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RSV Season is Here - Tips on How to Avoid and Prevent this Respiratory Disease
01/07/2013

TAMPA, Fla. (Jan. 4, 2013) – Respiratory syncytial virus (RSV) is a viral infection of the lungs and breathing passages that typically peaks in the winter and begins to decline in early spring. According to St. Joseph's Children’s Hospital Pediatric Pulmonologist David Rosenberg, M.D., RSV is the most common cause of lower respiratory tract infections in infants and children younger than 1, and virtually all children contract it by the age of 3.

“In most cases, RSV causes mild, cold-like symptoms, such as nasal stuffiness, cough, wheeze and sometimes an ear infection,” said Dr. Rosenberg. “But in premature babies and children with compromised immune systems, RSV can develop into serious respiratory conditions like pneumonia and bronchiolitis.”

Treating RSV
The Centers for Disease Control and Prevention reports that approximately 125,000 of the children who are diagnosed with RSV each year require hospitalization. Fortunately, most cases of RSV are mild and require no specific treatment from doctors. With a mild case of RSV, your pediatrician may recommend that you treat your child’s symptoms at home in the same way that you would treat a bad cold.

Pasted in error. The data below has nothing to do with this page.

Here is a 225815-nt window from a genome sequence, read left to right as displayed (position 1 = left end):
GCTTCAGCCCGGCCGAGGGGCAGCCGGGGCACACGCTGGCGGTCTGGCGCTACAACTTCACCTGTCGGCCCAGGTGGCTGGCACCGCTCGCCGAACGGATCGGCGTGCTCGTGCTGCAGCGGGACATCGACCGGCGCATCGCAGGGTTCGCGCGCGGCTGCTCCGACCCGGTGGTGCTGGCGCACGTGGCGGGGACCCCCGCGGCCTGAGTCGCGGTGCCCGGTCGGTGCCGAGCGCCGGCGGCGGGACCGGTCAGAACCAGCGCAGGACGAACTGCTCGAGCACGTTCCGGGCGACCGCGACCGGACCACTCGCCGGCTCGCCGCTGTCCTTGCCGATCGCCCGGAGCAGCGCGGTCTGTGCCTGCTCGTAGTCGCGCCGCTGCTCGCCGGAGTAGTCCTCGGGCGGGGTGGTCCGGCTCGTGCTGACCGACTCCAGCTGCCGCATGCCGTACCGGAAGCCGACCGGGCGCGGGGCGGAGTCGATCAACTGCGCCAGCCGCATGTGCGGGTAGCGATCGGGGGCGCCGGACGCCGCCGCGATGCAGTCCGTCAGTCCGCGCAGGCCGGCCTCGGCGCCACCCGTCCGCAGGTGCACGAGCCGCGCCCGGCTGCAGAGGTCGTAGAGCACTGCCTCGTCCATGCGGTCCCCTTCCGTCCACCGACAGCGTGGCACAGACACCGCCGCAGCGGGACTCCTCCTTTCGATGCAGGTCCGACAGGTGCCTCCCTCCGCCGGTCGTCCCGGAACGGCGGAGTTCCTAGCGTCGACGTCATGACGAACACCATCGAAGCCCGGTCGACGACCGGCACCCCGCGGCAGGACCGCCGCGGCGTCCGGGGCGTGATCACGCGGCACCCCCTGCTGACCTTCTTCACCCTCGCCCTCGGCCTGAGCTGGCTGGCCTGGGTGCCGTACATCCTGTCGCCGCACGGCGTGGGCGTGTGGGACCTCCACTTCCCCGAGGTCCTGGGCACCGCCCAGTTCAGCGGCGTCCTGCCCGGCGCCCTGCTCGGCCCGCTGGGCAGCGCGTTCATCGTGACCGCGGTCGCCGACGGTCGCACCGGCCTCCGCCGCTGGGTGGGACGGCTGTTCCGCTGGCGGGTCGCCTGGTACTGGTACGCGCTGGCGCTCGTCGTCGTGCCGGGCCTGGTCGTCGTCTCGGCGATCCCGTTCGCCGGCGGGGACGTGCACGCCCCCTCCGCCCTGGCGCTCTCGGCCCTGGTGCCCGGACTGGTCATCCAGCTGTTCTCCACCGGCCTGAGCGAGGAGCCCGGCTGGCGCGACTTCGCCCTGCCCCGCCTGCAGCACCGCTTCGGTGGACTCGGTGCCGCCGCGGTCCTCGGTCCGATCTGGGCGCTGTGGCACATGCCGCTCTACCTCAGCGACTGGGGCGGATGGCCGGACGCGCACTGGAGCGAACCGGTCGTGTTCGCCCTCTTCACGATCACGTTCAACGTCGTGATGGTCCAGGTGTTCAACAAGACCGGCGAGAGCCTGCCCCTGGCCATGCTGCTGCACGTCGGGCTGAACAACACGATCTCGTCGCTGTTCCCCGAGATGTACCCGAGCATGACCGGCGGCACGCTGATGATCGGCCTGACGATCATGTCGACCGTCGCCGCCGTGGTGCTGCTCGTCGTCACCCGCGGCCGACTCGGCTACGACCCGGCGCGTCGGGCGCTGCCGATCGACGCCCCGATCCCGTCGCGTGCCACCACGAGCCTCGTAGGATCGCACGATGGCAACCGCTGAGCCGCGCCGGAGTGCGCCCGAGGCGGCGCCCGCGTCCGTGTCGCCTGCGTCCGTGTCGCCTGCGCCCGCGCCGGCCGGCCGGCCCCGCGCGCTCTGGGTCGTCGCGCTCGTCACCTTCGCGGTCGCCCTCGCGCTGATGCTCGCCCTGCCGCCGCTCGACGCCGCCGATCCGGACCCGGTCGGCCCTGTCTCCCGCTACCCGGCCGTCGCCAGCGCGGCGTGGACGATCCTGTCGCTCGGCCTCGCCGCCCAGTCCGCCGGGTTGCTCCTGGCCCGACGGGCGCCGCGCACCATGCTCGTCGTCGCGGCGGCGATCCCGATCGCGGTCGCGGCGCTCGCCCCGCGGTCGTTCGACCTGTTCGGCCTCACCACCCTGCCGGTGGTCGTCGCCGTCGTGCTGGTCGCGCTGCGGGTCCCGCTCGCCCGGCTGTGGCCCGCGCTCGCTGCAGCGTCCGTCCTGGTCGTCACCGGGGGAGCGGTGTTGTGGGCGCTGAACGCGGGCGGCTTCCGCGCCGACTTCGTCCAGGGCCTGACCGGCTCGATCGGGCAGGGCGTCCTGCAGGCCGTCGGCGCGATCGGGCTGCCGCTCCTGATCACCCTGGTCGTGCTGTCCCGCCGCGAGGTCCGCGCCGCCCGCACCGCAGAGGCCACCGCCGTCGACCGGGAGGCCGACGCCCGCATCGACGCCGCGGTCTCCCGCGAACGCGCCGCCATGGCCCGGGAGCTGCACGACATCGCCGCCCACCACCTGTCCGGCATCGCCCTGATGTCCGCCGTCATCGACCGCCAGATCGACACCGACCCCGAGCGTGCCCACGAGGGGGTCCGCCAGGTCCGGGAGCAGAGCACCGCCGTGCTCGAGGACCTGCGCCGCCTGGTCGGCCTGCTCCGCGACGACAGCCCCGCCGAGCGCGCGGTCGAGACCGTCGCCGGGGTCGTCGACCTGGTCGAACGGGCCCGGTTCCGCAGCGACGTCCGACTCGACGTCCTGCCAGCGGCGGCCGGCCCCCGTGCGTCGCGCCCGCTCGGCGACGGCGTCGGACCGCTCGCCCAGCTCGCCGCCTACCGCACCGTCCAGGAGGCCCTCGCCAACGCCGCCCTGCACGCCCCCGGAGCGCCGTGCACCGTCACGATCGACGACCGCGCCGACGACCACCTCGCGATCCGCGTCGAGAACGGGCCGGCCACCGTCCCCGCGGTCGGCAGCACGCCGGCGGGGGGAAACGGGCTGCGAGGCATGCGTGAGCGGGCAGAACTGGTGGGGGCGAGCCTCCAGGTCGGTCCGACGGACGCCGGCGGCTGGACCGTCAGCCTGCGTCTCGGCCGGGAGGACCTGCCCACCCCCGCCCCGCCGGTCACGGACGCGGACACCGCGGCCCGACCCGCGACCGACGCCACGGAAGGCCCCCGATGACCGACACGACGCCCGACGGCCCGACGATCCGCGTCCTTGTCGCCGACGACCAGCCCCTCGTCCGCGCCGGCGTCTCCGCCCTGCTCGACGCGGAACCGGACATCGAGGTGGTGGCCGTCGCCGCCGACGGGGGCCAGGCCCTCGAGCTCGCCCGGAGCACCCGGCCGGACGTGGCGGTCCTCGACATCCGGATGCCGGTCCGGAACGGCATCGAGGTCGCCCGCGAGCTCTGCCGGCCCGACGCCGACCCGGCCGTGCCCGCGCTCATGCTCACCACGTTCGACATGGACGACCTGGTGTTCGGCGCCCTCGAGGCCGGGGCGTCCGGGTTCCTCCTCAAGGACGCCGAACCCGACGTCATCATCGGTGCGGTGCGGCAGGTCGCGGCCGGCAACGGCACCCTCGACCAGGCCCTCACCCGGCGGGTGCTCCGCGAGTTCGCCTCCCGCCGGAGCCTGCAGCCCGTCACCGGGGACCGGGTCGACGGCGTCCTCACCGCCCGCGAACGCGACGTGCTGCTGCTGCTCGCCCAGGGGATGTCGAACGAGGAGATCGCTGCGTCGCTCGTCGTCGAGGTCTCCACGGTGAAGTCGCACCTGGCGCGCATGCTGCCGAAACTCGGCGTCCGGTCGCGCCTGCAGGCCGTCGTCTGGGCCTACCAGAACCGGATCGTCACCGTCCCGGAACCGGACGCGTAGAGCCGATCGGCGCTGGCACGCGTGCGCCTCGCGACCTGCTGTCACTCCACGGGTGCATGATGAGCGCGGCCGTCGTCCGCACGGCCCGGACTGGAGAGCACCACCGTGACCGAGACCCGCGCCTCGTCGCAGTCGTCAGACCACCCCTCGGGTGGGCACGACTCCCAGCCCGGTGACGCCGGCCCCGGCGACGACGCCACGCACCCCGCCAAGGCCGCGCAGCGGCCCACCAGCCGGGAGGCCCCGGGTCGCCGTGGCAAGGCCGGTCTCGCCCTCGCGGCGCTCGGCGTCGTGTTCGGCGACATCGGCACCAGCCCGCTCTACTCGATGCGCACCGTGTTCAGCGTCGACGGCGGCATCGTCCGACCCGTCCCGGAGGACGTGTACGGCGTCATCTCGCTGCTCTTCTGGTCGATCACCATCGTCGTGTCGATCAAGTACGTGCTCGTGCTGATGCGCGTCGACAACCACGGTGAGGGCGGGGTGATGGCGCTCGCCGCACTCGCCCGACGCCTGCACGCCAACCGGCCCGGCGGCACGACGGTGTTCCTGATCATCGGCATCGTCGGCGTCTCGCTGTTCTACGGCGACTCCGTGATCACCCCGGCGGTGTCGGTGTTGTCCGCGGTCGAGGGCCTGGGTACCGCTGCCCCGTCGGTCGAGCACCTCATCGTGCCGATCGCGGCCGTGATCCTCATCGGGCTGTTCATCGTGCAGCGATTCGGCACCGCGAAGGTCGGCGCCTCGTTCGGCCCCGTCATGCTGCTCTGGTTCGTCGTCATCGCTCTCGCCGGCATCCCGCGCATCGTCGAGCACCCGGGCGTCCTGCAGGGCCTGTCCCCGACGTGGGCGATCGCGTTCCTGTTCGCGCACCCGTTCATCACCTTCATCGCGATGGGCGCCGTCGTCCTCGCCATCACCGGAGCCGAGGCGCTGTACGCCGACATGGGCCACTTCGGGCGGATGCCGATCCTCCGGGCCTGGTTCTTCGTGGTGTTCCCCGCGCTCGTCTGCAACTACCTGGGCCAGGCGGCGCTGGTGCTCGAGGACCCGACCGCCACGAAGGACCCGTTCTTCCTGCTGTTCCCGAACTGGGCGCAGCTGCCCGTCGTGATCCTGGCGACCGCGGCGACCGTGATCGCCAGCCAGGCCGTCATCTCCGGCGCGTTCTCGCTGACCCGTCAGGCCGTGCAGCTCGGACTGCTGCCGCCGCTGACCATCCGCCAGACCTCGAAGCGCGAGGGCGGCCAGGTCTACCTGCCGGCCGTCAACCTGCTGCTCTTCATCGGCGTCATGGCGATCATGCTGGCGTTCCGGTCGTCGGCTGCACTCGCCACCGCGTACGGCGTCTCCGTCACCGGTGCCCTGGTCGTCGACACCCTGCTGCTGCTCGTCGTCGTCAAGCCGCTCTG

In more serious cases, medication may be prescribed to help your child breathe more easily or hospitalization may be required. If your baby is at high risk for developing RSV, such as being premature or having a heart or lung disease, the physician may recommend a medication that can be injected monthly to help prevent it.

Preventing RSV
RSV is very contagious, and the virus can live on hands and clothing, as well as on hard surfaces like countertops and doorknobs. It can spread through tiny droplets that go into the air when a sick person blows their nose, coughs or sneezes.

“Just like it’s hard to keep from catching a cold, it can be very hard to keep from catching RSV,” said Dr. Rosenberg. To prevent the spread of RSV, Dr. Rosenberg recommends the following: 

  • Wash your hands frequently, especially before touching your infant, and ask others to do the same. 
  • Keep your infant away from crowds, especially young children. 
  • Keep people with cold symptoms away from your infant. 
  • Wash your infant's toys and bedding often. 
  • Do not smoke near your child, and do not let others smoke near your child. Exposure to tobacco smoke increases the risk of RSV. 
  • Make sure countertops are clean in the kitchen and bathrooms, especially when someone in your family has a cold. Discard used tissues right away.

Editor’s Note: RSV is most common during the winter months, and Dr. Rosenberg is available for interviews as the season gets underway. Contact Amy Gall at (813) 870-4731 to schedule an interview.



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